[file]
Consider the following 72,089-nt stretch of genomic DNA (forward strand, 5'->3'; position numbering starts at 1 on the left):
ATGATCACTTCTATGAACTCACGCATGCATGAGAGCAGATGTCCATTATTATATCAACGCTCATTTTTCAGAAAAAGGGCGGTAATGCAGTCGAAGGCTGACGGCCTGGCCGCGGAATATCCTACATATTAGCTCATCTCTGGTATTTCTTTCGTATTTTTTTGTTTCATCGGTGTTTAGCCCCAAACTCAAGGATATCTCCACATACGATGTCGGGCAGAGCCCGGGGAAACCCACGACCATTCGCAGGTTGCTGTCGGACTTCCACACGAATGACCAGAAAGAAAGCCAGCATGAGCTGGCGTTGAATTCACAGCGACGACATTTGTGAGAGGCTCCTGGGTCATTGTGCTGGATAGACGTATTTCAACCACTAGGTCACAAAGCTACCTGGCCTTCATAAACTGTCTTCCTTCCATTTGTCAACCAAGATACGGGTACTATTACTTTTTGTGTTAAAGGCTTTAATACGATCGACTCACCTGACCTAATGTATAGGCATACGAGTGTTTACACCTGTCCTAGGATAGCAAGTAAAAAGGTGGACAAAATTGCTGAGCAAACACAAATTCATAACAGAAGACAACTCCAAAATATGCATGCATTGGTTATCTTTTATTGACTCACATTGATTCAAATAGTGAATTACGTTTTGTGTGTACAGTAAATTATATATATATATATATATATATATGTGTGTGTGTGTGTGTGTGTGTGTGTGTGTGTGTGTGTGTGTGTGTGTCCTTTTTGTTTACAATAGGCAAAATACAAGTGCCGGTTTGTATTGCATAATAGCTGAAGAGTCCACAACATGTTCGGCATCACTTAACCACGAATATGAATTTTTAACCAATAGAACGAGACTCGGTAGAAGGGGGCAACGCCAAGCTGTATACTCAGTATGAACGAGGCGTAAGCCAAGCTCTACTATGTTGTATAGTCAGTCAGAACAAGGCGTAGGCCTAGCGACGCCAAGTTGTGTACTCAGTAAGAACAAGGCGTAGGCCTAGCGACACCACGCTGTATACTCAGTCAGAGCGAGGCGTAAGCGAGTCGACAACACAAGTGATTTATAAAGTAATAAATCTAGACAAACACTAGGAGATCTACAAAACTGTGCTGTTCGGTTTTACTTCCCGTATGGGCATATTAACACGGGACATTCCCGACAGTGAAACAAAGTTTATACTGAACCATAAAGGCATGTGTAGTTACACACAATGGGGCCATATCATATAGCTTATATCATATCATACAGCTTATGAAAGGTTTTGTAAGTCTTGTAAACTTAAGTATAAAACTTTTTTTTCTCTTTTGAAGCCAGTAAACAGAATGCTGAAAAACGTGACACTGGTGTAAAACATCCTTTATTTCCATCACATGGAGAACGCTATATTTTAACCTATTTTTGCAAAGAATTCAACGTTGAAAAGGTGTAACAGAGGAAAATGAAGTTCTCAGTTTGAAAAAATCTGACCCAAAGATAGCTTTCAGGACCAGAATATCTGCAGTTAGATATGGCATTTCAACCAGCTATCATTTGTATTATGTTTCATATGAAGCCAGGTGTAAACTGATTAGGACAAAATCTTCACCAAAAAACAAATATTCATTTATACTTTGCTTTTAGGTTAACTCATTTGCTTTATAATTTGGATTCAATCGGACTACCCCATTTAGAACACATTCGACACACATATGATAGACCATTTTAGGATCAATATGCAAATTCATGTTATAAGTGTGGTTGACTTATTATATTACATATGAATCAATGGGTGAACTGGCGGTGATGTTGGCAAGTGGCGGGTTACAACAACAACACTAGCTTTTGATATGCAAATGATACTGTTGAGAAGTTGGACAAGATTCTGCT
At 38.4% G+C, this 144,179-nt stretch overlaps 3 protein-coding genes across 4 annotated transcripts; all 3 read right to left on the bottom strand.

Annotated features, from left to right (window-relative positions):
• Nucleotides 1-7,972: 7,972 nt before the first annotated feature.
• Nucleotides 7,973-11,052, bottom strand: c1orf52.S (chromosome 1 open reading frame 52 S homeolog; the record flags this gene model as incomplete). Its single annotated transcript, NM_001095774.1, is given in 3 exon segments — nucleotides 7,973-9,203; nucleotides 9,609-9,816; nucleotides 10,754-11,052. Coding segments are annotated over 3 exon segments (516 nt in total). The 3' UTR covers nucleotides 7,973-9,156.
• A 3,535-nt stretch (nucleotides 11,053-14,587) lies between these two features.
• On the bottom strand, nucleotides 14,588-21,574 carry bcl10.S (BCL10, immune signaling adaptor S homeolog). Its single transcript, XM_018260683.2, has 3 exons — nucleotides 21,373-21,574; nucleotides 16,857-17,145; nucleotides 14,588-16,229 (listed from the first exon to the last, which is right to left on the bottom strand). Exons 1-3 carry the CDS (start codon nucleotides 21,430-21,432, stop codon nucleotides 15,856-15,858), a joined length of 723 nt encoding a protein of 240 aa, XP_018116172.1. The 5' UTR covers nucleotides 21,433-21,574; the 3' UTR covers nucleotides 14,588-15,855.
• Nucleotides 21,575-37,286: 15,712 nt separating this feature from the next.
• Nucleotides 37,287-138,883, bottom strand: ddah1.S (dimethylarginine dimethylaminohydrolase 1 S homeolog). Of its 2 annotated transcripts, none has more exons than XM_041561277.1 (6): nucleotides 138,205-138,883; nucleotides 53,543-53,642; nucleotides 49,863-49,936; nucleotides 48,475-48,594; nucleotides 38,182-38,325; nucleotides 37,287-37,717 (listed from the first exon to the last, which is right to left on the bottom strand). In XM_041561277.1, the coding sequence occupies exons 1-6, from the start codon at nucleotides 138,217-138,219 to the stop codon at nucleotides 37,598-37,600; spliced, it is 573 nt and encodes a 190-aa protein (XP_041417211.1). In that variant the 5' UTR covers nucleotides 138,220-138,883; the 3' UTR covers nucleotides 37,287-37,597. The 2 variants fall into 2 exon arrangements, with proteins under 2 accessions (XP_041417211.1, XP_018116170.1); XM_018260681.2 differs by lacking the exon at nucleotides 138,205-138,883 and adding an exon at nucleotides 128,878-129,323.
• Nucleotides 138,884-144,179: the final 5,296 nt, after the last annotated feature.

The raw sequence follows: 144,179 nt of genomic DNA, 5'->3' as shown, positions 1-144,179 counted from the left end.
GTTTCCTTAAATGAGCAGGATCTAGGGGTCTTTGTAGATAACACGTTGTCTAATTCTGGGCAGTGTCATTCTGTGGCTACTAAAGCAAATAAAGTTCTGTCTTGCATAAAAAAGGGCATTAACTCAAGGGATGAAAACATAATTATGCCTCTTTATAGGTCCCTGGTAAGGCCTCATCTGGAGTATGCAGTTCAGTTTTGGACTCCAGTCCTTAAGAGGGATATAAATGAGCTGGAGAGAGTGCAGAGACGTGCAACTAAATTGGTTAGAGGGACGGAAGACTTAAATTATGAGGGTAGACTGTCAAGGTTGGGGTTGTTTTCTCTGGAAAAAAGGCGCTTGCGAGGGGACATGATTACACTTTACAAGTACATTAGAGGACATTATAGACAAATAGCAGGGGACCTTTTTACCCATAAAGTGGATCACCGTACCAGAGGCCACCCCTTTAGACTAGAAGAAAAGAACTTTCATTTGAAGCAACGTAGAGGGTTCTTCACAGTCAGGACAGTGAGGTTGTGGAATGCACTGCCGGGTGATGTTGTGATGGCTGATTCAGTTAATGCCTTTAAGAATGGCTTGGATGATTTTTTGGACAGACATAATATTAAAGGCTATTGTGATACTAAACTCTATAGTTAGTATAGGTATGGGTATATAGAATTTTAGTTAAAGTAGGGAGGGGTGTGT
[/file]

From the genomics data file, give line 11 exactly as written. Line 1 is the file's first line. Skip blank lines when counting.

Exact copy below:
• Nucleotides 138,884-144,179: the final 5,296 nt, after the last annotated feature.